The latest of AOL's international rollouts, the Japanese-language service will provide locally produced news and interactive programming and deliver it through a multimedia user interface for about $8 a month for three hours online. Each additional hour will cost about $4, the company said.
AOL hopes to woo Japanese consumers by offering them one free month of service and a total of ten free hours online, the same tactic used by the online service provider to court U.S. customers.
"Our focus is going to be in the consumer market," said Jack Davies, AOL's president of new market development. "We think that is going to be the major growth area in the Japanese market over the next five years."
Davies said AOL has adapted its technology for delivering multimedia content--such as video, audio, graphics, and animation, as well as text--to handle the two-byte character requirements of the Japanese language.
AOL Japan was formed last May when the company entered into a joint venture with the Japanese trading firm Mitsui & Company and publishers of the Tokyo financial newspaper Nihon Keizai Shimbun (Nikkei). AOL holds a 50 percent stake, Mitsui owns 40 percent of the company, and Nikkei owns the remaining 10 percent.
Steve Case, AOL's chairman and chief executive, plans to be on hand for inaugural festivities in Tokyo on April 15. The company, which has spent nearly a year preparing for the rollout, has said publicly that it expects the Japan operation to quickly become AOL's second most important market after the United States.
AOL disclosed today that it has signed up more than 600,000 members for its various international services. The bulk of the members reside in England, France, Germany, and Canada. The company seeks to push the overseas figure past the million-member mark by the end of September, Davies said.
"We are well on the way to achieving that goal," said Davies. AOL claims to have 8 million members worldwide.
In addition to news produced by Nikkei and other local and international sources, AOL Japan will run its own studio to build interactive programming and online communities centered on topics such as sports, computing, romance, and literature, the company said.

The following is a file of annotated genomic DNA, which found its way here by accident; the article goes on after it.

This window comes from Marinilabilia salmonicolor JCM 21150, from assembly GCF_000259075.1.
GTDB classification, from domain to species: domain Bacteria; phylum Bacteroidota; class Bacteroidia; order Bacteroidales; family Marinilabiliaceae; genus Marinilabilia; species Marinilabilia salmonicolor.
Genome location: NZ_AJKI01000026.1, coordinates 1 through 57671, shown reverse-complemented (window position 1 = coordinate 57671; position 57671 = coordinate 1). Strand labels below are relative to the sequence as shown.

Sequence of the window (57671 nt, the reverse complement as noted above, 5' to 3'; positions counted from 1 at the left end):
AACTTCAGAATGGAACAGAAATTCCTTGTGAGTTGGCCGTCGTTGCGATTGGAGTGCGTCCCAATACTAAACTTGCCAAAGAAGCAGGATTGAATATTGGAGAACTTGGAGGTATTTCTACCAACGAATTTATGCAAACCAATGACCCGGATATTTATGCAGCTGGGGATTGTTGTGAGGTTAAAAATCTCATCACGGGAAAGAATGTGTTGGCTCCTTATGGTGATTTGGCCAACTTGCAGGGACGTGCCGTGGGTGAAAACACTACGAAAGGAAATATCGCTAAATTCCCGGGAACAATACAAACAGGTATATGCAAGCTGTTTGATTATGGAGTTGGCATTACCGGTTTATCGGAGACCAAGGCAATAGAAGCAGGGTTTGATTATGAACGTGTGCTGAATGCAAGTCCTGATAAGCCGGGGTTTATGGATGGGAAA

The company has set up 30 telephone lines across about two-thirds of Japan for connecting to the Internet at speeds between 14.4 kbps and 33.6 kbps. For accessing the Web, the service will be integrated with Microsoft Internet Explorer.
In an attempt to prevent the kinds of bottlenecks that have created logon problems for U.S. members and chronic headaches for AOL executives, the company said it will provide a toll-free number that members can use from anywhere on the island. However, logging on through the 800 number will carry a surcharge of about $5 an hour, according to Davies.
In related news for the online giant, AOL France, a joint venture of America Online and Bertelsmann, said today it would reach the 50,000 subscriber mark at the end of the month, according to the Reuters news service.
Bertrand Le Ficher, managing director of the company, gave the forecast at a news conference to celebrate the firm's first year of existence.
He gave no financial details. AOL's financial year ends in June. Le Ficher also declined to give further member goals.
"We do not control our own development," he told Reuters, explaining that the growth in AOL members depended to a great extent on personal computer sales.
These were growing in France, he added.
"Actually, it has really taken off since September. We had 10,000 subscribers in July. We will have 50,000 in a week. Given that a large proportion of our subscribers found AOL preinstalled on their computers when they bought them, I see no reason why we would not continue on the trend we've seen since September."
"I think that before the end of the year we will be No. 1 in France," Le Ficher noted.
Reuters contributed to this report.